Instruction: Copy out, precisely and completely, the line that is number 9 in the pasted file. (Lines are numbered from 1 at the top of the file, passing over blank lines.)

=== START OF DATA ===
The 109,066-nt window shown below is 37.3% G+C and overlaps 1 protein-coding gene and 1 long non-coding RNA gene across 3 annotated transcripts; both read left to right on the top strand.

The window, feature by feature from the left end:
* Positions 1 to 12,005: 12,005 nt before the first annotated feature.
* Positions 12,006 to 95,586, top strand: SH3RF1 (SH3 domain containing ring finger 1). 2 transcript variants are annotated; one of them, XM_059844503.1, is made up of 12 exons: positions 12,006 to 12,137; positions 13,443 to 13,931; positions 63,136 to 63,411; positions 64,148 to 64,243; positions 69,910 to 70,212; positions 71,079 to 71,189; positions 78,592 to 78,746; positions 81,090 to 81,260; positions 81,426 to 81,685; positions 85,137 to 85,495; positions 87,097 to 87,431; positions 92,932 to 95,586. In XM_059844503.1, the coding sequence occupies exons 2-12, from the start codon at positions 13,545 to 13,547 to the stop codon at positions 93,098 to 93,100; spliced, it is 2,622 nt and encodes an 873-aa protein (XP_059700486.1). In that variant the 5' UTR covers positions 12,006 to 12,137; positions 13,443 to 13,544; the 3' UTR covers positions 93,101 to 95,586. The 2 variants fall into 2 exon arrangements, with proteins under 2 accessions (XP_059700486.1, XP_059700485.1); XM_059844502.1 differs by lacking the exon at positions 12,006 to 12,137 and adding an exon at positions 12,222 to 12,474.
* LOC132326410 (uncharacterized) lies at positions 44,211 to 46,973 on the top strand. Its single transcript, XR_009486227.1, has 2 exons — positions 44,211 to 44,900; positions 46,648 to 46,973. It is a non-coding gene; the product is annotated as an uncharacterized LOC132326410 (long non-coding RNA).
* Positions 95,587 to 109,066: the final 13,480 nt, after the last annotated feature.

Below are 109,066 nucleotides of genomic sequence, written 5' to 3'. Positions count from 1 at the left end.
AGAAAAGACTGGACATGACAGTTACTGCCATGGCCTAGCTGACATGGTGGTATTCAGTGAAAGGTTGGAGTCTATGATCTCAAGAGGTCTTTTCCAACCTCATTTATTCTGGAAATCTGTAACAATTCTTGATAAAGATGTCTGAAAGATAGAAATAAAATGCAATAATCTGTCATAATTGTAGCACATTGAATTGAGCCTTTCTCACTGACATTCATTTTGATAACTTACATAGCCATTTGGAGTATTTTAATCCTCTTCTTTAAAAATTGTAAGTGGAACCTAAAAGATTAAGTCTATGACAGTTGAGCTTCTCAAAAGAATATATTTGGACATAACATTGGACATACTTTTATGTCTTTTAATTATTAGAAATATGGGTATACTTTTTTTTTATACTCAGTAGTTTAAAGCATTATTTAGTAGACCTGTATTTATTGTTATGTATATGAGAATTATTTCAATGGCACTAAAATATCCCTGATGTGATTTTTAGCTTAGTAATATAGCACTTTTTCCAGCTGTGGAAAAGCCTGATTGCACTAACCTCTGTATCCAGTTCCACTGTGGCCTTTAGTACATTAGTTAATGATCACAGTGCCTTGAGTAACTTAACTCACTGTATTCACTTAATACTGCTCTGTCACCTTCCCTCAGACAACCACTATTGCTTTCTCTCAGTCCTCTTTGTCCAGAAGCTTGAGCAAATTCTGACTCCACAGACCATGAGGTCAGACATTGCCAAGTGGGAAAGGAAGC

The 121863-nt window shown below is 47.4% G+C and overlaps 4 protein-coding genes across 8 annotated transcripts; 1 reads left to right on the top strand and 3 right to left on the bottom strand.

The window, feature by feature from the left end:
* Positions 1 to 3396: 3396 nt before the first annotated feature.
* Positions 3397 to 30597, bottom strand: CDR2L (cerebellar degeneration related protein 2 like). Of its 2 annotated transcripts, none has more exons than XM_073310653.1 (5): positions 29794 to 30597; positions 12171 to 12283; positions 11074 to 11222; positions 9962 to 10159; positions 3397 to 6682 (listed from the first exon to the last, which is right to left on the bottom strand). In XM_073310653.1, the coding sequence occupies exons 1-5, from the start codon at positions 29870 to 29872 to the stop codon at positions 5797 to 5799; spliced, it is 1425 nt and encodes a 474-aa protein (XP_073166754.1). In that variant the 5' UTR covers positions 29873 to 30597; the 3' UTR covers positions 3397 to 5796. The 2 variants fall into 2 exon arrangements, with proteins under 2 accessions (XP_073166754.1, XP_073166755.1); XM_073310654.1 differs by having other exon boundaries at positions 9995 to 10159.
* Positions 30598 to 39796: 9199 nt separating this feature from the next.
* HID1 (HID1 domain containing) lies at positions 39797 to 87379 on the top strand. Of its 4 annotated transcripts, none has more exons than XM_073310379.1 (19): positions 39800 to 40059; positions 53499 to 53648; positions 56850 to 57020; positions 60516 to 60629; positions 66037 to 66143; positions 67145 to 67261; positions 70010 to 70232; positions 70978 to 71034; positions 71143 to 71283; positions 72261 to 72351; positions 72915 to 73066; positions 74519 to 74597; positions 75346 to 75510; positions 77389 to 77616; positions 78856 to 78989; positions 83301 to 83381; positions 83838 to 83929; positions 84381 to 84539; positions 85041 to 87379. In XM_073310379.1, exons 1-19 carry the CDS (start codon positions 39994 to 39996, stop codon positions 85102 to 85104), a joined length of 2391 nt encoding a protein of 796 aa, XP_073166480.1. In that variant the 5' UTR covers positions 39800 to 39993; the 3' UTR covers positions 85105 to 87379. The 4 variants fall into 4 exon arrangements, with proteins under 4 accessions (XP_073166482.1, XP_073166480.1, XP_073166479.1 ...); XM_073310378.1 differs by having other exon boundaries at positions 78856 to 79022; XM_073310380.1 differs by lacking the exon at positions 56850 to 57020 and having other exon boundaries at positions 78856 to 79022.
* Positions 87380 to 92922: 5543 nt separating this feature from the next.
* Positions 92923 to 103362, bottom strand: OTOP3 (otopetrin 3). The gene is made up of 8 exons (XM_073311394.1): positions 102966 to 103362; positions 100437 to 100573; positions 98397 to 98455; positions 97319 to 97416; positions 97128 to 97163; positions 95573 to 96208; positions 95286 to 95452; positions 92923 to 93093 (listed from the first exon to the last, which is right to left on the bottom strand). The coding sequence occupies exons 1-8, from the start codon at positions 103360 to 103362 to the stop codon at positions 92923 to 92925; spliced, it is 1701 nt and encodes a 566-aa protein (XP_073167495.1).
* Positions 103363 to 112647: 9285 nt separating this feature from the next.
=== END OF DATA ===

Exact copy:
The 121863-nt window shown below is 47.4% G+C and overlaps 4 protein-coding genes across 8 annotated transcripts; 1 reads left to right on the top strand and 3 right to left on the bottom strand.